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Venture capitalists are in the business of placing big bets on new technologies. That’s why it’s fun to get their yearly predictions — and then assess how well they forecasted the future.

Just as 2018 began, GeekWire asked six Seattle-area VCs to put on their fortune teller hats and make some predictions about everything from Amazon’s stock price to the most overhyped technology of the year.

Read on to see how they fared, and stay tuned for 2019 predictions that we’ll post on GeekWire in the coming days.

Avalara CEO Scott McFarlane helps ring the opening bell earlier this year. (NYSE Photo)


  • James Newell, partner at Voyager Capital, said Avalara and Docusign would go public — they were indeed two of four Washington-based companies to IPO in 2018. Bill Bryant, partner at DFJ, also correctly picked Avalara and Docusign, in addition to Smartsheet, but missed the mark on Avvo (acquired by Internet Brands), A Place for Mom, and Adaptive Biotechnologies.
  • Amazon’s stock closed Friday at $1,478, up 26 percent this year. Len Jordan, managing director at Madrona, and Dan Levitan, general partner at Maveron, both predicted that shares would reach $1,500 by Dec. 31. Geoff Harris, partner at Flying Fish, said it would be $1,450.
  • Microsoft’s stock closed at $100, up 16 percent this year. Jordan, Bryant, Levitan, and Pioneer Square Labs Managing Director Julie Sandler were perfect with that prediction.
  • Many predicted that cryptocurrencies would be overhyped or crash, and they were right. Bitcoin’s price fell from nearly $20,000 in January to below $5,000 this month; the larger crypto market has seen similar losses. “Blockchain might have utility if it can support orders of magnitude more transactions than is currently the case, but crypto and ICOs are in Tulipville,” Bryant predicted.
  • Sandler said there would be “a major overhaul of seats in the U.S. House of Representatives” this November. She was correct — the Democratic Party won control of the House with a net gain of more than 40 seats.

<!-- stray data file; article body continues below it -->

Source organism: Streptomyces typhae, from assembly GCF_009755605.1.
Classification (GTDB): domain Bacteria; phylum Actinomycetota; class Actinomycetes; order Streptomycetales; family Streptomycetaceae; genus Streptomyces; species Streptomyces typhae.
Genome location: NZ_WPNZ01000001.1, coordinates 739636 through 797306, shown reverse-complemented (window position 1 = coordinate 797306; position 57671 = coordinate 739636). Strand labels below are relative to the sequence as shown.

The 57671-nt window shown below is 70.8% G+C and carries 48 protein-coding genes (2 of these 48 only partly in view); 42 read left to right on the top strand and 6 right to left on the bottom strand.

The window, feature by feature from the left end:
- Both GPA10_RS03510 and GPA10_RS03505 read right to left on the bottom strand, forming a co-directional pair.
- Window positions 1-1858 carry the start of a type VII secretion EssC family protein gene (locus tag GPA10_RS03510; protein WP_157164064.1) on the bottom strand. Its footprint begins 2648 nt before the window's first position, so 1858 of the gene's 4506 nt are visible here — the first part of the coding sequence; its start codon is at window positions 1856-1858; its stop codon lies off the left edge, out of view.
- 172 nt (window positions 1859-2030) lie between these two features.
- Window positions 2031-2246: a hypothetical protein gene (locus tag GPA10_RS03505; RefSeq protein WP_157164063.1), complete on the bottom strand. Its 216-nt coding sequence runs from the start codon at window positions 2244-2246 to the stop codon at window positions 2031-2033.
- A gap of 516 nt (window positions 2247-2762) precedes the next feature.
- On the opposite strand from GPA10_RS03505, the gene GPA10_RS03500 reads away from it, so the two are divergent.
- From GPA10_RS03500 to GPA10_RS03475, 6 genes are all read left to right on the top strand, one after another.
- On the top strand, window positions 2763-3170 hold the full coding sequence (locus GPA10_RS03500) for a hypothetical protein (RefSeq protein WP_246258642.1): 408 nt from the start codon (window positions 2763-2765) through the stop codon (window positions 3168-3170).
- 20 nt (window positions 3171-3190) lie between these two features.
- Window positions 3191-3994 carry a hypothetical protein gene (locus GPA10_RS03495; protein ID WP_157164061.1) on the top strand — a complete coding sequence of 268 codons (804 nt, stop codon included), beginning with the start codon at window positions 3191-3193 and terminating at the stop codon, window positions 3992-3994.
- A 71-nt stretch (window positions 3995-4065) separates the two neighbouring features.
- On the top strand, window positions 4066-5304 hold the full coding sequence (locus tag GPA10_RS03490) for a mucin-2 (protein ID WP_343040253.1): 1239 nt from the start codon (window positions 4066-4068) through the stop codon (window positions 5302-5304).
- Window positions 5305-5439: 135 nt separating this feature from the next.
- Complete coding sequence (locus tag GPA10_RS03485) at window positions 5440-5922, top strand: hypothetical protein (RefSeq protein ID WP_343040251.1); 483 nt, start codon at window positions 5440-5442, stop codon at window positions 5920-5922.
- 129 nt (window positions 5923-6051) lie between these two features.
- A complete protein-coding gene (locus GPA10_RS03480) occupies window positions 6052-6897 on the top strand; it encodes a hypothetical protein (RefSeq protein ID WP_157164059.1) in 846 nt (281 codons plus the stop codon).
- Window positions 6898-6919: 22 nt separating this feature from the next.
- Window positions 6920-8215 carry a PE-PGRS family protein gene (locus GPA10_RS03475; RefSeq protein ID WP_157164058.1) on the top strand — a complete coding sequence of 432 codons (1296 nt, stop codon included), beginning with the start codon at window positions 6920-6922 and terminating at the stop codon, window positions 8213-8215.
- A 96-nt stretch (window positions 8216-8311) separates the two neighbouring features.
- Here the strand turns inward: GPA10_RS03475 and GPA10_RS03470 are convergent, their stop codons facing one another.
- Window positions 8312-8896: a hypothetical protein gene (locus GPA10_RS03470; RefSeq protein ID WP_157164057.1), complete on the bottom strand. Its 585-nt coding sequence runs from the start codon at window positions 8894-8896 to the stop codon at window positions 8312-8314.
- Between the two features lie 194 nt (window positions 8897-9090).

• Bryant picked Lime to win the bike-sharing market in Seattle — the multi-modal company did just that, beating out Spin and Ofo. Now Lime is testing a car-sharing service in Seattle.

Missed the mark:

  • Sandler said that OfferUp, Remitly, and Rover would go public in 2018. Harris also picked Rover, in addition to Accolade. None went public in 2018, but perhaps they were just too early — see this GeekWire analysis about Seattle-area companies that could go public in 2019.
  • Levitan predicted a “breakup of big tech as we know it,” spurred by Washington D.C. and European countries. Several people made the case for this movement, but the tech giants remain giant.
  • Bryant said Seattle would overtake Boston, Austin, and Los Angeles to become the “unquestioned No. 3 startup geography behind Bay Area and NYC.” There are a bevy of ways to measure a city’s startup geography, but it would be tough to make the case that Seattle trumps those three cities. Boston blows Seattle out of the water when it comes to venture capital dollars — Boston-area companies raised $8.9 billion in venture financing through the first three quarters of 2018, compared to just $2.5 billion for Seattle. Both Los Angeles and Austin were featured in a recent list from 24/7 Wall Street that ranked five metro areas attracting the most startups — Seattle didn’t make it. And Austin’s expanding tech scene was the focus of a story this month in The New York Times.
  • Harris said Tom Brady would get his sixth ring — the Patriots quarterback came close, but New England fell to Philadelphia in the Super Bowl in February. And Newell said NFL TV ratings would drop 5 percent — the opposite has happened this season.

Stay tuned for another round of predictions for 2019, coming soon on GeekWire.

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